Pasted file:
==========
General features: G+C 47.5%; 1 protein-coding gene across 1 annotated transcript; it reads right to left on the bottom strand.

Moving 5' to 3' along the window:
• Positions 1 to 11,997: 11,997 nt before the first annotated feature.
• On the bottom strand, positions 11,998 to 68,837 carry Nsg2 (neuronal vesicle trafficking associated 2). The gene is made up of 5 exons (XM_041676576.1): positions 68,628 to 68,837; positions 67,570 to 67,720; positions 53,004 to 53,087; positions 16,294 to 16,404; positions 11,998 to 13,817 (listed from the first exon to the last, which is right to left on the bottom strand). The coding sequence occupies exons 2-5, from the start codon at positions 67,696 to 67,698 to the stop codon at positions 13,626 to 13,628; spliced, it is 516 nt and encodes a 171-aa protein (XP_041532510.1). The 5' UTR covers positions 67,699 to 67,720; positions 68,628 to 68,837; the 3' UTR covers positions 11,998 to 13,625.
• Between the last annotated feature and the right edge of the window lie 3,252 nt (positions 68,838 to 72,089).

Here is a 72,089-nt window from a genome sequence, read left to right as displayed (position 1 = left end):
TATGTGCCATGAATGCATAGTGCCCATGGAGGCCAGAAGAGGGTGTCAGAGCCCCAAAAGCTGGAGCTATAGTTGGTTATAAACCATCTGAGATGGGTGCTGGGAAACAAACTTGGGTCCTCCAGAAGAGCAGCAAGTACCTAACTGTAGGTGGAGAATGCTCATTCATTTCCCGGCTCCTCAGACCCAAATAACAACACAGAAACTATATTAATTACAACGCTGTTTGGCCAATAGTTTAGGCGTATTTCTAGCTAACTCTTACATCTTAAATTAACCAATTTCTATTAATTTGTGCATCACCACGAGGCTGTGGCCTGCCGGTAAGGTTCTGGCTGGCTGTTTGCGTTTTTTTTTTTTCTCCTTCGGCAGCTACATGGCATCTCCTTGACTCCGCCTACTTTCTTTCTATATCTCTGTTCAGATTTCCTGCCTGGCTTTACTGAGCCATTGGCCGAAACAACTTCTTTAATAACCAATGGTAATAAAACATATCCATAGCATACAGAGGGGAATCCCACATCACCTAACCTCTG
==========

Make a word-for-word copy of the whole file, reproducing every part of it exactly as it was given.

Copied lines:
General features: G+C 47.5%; 1 protein-coding gene across 1 annotated transcript; it reads right to left on the bottom strand.

Moving 5' to 3' along the window:
• Positions 1 to 11,997: 11,997 nt before the first annotated feature.
• On the bottom strand, positions 11,998 to 68,837 carry Nsg2 (neuronal vesicle trafficking associated 2). The gene is made up of 5 exons (XM_041676576.1): positions 68,628 to 68,837; positions 67,570 to 67,720; positions 53,004 to 53,087; positions 16,294 to 16,404; positions 11,998 to 13,817 (listed from the first exon to the last, which is right to left on the bottom strand). The coding sequence occupies exons 2-5, from the start codon at positions 67,696 to 67,698 to the stop codon at positions 13,626 to 13,628; spliced, it is 516 nt and encodes a 171-aa protein (XP_041532510.1). The 5' UTR covers positions 67,699 to 67,720; positions 68,628 to 68,837; the 3' UTR covers positions 11,998 to 13,625.
• Between the last annotated feature and the right edge of the window lie 3,252 nt (positions 68,838 to 72,089).

Here is a 72,089-nt window from a genome sequence, read left to right as displayed (position 1 = left end):
TATGTGCCATGAATGCATAGTGCCCATGGAGGCCAGAAGAGGGTGTCAGAGCCCCAAAAGCTGGAGCTATAGTTGGTTATAAACCATCTGAGATGGGTGCTGGGAAACAAACTTGGGTCCTCCAGAAGAGCAGCAAGTACCTAACTGTAGGTGGAGAATGCTCATTCATTTCCCGGCTCCTCAGACCCAAATAACAACACAGAAACTATATTAATTACAACGCTGTTTGGCCAATAGTTTAGGCGTATTTCTAGCTAACTCTTACATCTTAAATTAACCAATTTCTATTAATTTGTGCATCACCACGAGGCTGTGGCCTGCCGGTAAGGTTCTGGCTGGCTGTTTGCGTTTTTTTTTTTTCTCCTTCGGCAGCTACATGGCATCTCCTTGACTCCGCCTACTTTCTTTCTATATCTCTGTTCAGATTTCCTGCCTGGCTTTACTGAGCCATTGGCCGAAACAACTTCTTTAATAACCAATGGTAATAAAACATATCCATAGCATACAGAGGGGAATCCCACATCACCTAACCTCTG